My stroll around the City ends with a visit to the Victoria Quarter which has to be the classiest Christmas display in the country. Not for nothing is Leeds known as The Knightsbridge of the North, even having its own branch of Harvey Nichols.

I am beginning in Briggate which has the poem Dear Leeds written by Kate Ryrie displayed in neon above the street in which we find a further tipi, the must-have installation for 2022. This is another welcoming watering hole in which to get warm inside and out during your trip to town. They even have sacks of rather large carrots for Rudolph and his mates.

Walking down County Arcade is like stepping back in time to the late 19th Century except the recent refurbishments to this area (well – recent to a gentleman of my advancing years) has added a 21st Century element to the shopfronts, canopy and its supporting structure although there is the hint of a throwback to the original design. If you look carefully you will see that there are a couple of Edwardian CCTV cameras. At first I thought that they might be Victorian but I realised that tv hadn’t been invented then!

Rudolph waiting under the tree to have a selfie taken with you
The other branch of County Arcade

At the bottom end of County Arcade is a feature in one of the units called See What Santa Sees. This is an immersive show which does what it says on the tin. Don’t worry, you don’t spend 24 hours looking at the backside of two reindeer, but a 20 minute trip around the world to see how Christmas is celebrated in different places. The installation runs until 23rd December so book now at They are free, although donations are gratefully accepted, but must be booked in advance as there is a limit to numbers.

On reaching the bottom of the arcade and crossing Vicar Lane you come to the mini German Market. If you have been paying attention you will realise that the big one which is normally held in Millennium Square has been cancelled this year, the reason escapes me but it is probably something trivial. There are food and drink stalls and they even have their own snow, how cool is that – geddit?

That brings us to Victoria Gate where less is definitely more. The lights are seasonal without being tacky and the place just oozes class. We are met by an illuminated Rudolph, that reindeer gets everywhere, with antlers festooned with decorations.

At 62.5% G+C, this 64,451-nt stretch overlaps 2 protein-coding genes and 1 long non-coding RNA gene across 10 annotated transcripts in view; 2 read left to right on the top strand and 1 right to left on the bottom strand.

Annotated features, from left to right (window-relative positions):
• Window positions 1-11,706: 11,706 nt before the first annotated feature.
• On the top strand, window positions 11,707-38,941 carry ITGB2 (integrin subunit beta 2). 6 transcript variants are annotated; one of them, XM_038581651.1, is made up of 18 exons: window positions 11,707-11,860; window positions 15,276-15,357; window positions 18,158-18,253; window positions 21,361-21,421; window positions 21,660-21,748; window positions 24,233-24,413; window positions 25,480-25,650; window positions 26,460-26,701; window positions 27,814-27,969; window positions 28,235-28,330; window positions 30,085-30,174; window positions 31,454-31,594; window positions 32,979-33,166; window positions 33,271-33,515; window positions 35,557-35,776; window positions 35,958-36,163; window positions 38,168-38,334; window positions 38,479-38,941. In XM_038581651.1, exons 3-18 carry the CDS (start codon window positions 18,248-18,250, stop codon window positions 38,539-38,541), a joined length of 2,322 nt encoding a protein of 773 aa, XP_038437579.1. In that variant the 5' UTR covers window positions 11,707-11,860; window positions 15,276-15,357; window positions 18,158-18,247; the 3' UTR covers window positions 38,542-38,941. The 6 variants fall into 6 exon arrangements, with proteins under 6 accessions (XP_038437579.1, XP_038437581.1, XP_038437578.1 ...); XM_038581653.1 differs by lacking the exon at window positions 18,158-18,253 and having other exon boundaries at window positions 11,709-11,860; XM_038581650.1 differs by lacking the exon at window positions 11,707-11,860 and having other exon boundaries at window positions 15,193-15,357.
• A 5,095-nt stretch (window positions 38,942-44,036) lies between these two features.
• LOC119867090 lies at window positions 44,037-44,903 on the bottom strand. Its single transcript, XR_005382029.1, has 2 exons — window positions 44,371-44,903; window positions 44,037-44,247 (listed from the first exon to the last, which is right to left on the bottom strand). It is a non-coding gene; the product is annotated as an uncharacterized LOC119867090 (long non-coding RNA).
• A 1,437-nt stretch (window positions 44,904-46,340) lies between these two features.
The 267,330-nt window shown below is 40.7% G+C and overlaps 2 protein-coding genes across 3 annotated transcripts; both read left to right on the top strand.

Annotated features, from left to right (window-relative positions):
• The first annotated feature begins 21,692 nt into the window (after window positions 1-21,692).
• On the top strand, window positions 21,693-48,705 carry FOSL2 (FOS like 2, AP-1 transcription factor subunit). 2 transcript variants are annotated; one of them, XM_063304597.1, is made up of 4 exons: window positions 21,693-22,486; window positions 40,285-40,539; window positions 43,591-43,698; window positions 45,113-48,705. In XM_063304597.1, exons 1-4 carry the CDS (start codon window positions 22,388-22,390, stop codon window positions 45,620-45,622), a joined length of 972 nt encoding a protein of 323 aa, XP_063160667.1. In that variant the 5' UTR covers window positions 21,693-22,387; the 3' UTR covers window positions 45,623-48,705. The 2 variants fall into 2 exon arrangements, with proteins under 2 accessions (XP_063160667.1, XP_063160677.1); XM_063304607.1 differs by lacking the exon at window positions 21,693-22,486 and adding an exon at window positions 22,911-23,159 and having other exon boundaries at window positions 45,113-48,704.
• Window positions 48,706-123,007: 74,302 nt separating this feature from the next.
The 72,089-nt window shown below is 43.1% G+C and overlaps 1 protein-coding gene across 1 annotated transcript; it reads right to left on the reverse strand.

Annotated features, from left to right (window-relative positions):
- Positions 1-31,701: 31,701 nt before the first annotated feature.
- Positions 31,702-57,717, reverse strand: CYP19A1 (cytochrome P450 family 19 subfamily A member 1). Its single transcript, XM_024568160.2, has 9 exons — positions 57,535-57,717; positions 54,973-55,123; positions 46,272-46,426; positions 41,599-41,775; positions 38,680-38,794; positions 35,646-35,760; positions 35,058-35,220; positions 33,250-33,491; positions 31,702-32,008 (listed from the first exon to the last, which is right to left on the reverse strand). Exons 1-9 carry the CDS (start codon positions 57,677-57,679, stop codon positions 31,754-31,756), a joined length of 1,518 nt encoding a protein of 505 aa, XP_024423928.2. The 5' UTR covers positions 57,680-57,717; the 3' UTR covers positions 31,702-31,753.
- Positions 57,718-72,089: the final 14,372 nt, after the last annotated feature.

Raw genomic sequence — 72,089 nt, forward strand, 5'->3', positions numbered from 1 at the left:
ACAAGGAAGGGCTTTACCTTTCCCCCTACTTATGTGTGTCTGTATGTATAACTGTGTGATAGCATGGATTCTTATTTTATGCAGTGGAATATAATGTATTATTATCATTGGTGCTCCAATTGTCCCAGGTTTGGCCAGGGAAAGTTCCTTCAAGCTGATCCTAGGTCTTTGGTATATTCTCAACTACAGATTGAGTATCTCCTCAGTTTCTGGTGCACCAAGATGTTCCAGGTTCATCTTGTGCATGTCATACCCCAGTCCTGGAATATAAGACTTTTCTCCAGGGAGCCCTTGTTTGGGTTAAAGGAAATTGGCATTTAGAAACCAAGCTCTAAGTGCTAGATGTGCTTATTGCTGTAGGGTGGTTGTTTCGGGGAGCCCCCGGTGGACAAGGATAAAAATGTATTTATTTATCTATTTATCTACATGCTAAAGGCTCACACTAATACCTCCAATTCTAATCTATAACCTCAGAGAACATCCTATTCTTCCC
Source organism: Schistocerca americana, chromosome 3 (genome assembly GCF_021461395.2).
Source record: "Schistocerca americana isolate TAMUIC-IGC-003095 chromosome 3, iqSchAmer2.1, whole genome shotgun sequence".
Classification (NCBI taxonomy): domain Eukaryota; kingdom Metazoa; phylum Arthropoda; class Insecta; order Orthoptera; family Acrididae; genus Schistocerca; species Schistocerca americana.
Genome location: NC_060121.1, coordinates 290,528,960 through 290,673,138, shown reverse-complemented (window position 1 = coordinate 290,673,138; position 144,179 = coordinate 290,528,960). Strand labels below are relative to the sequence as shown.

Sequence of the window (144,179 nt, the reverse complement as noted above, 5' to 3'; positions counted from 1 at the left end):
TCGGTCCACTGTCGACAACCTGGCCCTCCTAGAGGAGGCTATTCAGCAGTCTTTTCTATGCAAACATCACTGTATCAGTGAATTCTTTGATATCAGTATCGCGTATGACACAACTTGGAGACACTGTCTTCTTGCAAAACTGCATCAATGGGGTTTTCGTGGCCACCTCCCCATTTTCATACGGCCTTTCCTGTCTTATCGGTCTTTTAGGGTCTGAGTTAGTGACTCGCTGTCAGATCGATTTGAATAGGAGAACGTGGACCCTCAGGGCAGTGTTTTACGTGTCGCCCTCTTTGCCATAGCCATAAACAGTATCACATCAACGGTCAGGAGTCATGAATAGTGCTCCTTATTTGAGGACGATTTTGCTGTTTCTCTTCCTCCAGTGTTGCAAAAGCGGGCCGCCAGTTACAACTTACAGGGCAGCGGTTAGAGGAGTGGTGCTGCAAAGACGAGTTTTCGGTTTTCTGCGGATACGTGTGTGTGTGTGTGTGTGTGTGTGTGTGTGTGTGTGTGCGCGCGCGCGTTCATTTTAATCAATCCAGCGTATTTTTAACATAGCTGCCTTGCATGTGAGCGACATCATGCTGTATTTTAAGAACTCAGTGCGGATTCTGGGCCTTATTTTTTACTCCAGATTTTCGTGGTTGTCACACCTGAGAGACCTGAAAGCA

At the bottom end of the centre, just outside John Lewis, is the most fabulous minimalist Christmas tree that you will ever see, unless you come to my place, even if it does look as if the only two baubles to have been hung on it have dropped off. I suppose it is down to the cold weather.

To elaborate on my last comment I would like to leave you with a winter weather related fact with which to amaze your friends over the holidays, or bore them stiff in the pub. Did you know the saying ‘cold enough to freeze the balls on a brass monkey’ originated in the Royal Navy? A brass monkey was a square trolley on a warship, made of the aforementioned alloy on which the cast iron cannonballs were stacked in a pyramid shape ready to be wheeled to the part of the deck where they were needed. In very cold weather, the balls would freeze together so that they could not be removed. And you always thought it was rude – shame on you! That’s probably why Nelson always fought wars in warm seas, not that it ended well for him.

Thank you for your company on my trip around the delights Leeds has to offer over the Christmas period, and for allowing me to indulge in some truly awful jokes. It will make the ones in your Christmas Crackers sound much better. There is one more article to go which, after a couple of false starts, I hope to post in the next few days.

Feature photograph is the interior of Tipi on Briggate which, like all of the others in the article was taken by Stan Graham. Is there no beginning to this man’s talents?

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